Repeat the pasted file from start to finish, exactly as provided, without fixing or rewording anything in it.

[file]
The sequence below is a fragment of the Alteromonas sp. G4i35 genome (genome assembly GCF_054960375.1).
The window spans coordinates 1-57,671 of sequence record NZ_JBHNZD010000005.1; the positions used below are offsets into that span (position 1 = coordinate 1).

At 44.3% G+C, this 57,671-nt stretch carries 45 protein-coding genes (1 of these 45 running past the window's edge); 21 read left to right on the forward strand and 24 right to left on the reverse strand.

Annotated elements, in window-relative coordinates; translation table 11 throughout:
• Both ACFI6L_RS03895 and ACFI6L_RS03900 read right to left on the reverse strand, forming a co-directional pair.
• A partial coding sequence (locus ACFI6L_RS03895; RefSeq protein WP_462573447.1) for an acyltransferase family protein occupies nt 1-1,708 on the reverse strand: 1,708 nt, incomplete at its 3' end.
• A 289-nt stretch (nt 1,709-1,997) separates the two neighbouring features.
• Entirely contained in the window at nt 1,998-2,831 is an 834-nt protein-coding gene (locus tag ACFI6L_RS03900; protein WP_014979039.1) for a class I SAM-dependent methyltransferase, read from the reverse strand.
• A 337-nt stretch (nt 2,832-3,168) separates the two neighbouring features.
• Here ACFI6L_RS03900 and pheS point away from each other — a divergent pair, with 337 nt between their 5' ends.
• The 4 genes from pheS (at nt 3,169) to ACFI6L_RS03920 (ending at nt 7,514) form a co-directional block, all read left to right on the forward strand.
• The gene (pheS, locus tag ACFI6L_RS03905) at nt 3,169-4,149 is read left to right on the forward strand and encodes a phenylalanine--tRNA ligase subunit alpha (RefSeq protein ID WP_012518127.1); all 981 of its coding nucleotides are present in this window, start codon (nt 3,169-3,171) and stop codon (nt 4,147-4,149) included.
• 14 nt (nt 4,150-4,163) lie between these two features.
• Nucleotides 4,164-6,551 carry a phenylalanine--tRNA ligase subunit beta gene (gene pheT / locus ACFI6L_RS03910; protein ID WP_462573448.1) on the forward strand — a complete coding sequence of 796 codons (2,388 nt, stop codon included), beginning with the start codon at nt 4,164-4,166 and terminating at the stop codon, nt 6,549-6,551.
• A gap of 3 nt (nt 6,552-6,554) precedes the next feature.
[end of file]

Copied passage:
The sequence below is a fragment of the Alteromonas sp. G4i35 genome (genome assembly GCF_054960375.1).
The window spans coordinates 1-57,671 of sequence record NZ_JBHNZD010000005.1; the positions used below are offsets into that span (position 1 = coordinate 1).

At 44.3% G+C, this 57,671-nt stretch carries 45 protein-coding genes (1 of these 45 running past the window's edge); 21 read left to right on the forward strand and 24 right to left on the reverse strand.

Annotated elements, in window-relative coordinates; translation table 11 throughout:
• Both ACFI6L_RS03895 and ACFI6L_RS03900 read right to left on the reverse strand, forming a co-directional pair.
• A partial coding sequence (locus ACFI6L_RS03895; RefSeq protein WP_462573447.1) for an acyltransferase family protein occupies nt 1-1,708 on the reverse strand: 1,708 nt, incomplete at its 3' end.
• A 289-nt stretch (nt 1,709-1,997) separates the two neighbouring features.
• Entirely contained in the window at nt 1,998-2,831 is an 834-nt protein-coding gene (locus tag ACFI6L_RS03900; protein WP_014979039.1) for a class I SAM-dependent methyltransferase, read from the reverse strand.
• A 337-nt stretch (nt 2,832-3,168) separates the two neighbouring features.
• Here ACFI6L_RS03900 and pheS point away from each other — a divergent pair, with 337 nt between their 5' ends.
• The 4 genes from pheS (at nt 3,169) to ACFI6L_RS03920 (ending at nt 7,514) form a co-directional block, all read left to right on the forward strand.
• The gene (pheS, locus tag ACFI6L_RS03905) at nt 3,169-4,149 is read left to right on the forward strand and encodes a phenylalanine--tRNA ligase subunit alpha (RefSeq protein ID WP_012518127.1); all 981 of its coding nucleotides are present in this window, start codon (nt 3,169-3,171) and stop codon (nt 4,147-4,149) included.
• 14 nt (nt 4,150-4,163) lie between these two features.
• Nucleotides 4,164-6,551 carry a phenylalanine--tRNA ligase subunit beta gene (gene pheT / locus ACFI6L_RS03910; protein ID WP_462573448.1) on the forward strand — a complete coding sequence of 796 codons (2,388 nt, stop codon included), beginning with the start codon at nt 4,164-4,166 and terminating at the stop codon, nt 6,549-6,551.
• A gap of 3 nt (nt 6,552-6,554) precedes the next feature.